Check out the video below:
But there’s a downside:
What you trade up for in quality, you trade down for the inconvenience.
Unlike USB microphones which usually plug and play, XLR microphones are more involved.
An XLR microphone will require a digital audio converter (DAC) to connect to your computer, which is an extra expense.
Check out the video below:
A one-trick wonder worth noting
While we've focused a lot on how to get the best quality on video, you may still want to look at capturing your audio separately.
You may be asking:
Why should I capture my audio separately if I'm already shooting video?
And the answer is simple:
Dedicated audio tends to be higher quality than audio attached to your camera or device.
After all, the audio recorder is explicitly made to capture high-quality audio.
A potential downside is that you will have to sync your audio in your video editor later.
However, this does save you from having to rip audio from video to use in your podcast!
The Roland R-05 is an example of a portable audio recorder.
Rip It Out
With great footage comes great responsibility.
Oops, that wasn’t quite the saying.
Now that you have made your video, you need to rip audio from video to put into your podcast.
But how do you do that?
It turns out that it’s pretty simple.
There’s a program for that
Do you have a computer? Do you have room to install a video player or video editor?
If so, that’s all you need to rip audio from video for your podcast!
Video Programs that Can Rip Audio
If you want professional quality video editing capabilities, Adobe Premiere is the way to go.
Watch the video to learn more:
So what’s the catch?
It’s pretty expensive.
You can buy a single-app subscription or get it part of the Creative Suite subscription.
On the upside, you can use this tool to rip audio from video whenever you need it.
Check it out:
VLC is a free, open source, cross-platform video player. That means you can find a version for it for Mac, Windows, or Linux.
But wait, there’s more!
It can also rip audio from video with just a few steps.
(And did I mention it’s free?)
If you have a Mac, you can use iMovie.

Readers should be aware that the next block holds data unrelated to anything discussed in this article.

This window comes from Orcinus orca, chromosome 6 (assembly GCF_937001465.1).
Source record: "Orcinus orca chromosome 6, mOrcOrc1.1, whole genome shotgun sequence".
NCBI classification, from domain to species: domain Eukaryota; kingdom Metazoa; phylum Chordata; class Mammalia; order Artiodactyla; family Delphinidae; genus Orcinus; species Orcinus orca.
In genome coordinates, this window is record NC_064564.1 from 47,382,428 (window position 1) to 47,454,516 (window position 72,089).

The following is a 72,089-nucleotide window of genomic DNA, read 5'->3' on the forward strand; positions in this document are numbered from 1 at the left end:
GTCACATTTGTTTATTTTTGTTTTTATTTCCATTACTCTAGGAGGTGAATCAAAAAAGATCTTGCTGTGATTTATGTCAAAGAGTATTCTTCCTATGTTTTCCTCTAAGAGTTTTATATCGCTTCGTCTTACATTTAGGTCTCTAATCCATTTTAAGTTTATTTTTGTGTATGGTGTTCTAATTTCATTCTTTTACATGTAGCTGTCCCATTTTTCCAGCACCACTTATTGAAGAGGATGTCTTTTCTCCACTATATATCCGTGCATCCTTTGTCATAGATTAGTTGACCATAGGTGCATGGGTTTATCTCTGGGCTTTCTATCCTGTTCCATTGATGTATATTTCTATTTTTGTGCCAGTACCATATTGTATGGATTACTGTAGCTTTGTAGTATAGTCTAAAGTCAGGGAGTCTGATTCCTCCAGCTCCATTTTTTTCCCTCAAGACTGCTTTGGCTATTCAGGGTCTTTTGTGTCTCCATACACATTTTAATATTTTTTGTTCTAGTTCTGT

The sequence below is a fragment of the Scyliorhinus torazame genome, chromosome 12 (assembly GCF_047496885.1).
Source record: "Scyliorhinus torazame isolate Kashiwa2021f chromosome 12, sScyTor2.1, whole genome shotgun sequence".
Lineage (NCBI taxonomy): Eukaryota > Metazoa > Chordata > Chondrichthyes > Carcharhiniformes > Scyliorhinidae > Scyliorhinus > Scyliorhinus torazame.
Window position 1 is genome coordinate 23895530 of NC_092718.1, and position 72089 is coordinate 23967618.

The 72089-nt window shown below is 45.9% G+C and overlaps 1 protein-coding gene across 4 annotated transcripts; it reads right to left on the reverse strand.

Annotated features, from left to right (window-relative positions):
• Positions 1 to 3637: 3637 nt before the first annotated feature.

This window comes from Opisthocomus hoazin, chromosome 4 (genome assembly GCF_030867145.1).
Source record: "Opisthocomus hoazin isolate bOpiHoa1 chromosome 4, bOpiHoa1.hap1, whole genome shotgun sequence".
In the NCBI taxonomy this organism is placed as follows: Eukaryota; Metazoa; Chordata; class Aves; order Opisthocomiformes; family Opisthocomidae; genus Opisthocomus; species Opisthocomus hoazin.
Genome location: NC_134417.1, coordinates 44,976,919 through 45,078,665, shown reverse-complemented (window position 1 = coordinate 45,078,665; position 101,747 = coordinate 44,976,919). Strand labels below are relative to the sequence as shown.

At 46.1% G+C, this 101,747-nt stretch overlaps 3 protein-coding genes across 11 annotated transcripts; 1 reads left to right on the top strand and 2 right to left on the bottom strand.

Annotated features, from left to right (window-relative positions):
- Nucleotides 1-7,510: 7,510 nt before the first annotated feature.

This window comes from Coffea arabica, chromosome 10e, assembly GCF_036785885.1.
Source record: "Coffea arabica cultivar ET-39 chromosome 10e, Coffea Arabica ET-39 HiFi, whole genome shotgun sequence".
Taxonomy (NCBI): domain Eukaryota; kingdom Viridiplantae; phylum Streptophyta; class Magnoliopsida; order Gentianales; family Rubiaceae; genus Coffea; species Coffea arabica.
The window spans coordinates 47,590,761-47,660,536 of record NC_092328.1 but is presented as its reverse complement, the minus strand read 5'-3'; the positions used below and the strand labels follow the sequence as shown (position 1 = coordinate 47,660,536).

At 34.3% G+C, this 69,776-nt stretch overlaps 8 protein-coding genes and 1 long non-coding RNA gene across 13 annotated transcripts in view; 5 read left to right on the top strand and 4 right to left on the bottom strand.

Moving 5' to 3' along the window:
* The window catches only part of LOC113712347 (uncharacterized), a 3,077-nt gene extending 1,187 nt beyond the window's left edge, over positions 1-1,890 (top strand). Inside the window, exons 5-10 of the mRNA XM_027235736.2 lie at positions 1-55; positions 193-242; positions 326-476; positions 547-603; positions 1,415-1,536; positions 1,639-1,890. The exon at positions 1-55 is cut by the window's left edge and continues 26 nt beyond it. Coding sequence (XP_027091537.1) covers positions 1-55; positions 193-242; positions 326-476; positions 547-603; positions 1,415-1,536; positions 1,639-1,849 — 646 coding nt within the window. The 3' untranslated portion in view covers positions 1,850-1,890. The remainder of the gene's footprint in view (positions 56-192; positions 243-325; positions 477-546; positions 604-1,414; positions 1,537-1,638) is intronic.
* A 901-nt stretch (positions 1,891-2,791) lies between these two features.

If it’s not already installed on your machine, you can download it from the Apple website.
(Bonus: It’s free for Macs!)
If you want to rip audio from video that you’ve already posted online, you have two options.
Download and then rip
If you have a video up on a website like YouTube, Vimeo, Twitch, or another site, you can download a tool like 4K Video to MP3.
Here’s a list of a few tools you can download to try.
Rip it online
Don’t feel like downloading an extra program? No problem!
Websites like these can help you.
Audio bitrates may vary so be sure that the site converts to a format and quality that is suitable for your podcast.
Capturing Audio Greatness on Video
Now you know what tools you need to make great video content.
More importantly, you know what you need to make great AUDIO for that video content.
But hold on:
Knowing what tools you need isn't enough.
You need to know HOW to use these tools.
Watch your mouth
It’s not enough to have a good microphone.
You need to know where to put it.
Ideal microphone placement is key to capturing great audio.
Because let's be honest:
If you’re not capturing good audio to begin with, how will you rip audio from video later?
Ideally, you want your microphone about eight inches away from your mouth, at an angle. This allows your recording to be nice and crisp.
Investing in a mic stand or a shock mount like the Rycote InVision for your studio will help keep your microphone at a consistent position.
Pop goes the shield
For studio setups, consider getting a pop shield.
Pop shields help to lessen the plosives, or the explosive sounds that the letters “p” and “b” create.
BONUS: These also help protect your microphone from spit!
The walls are mushy!
If you’re recording the video for your podcast indoors, find the most sound-friendly area possible to shoot.
Your average interior is going to have lots of flat walls.
Flat walls mean echo.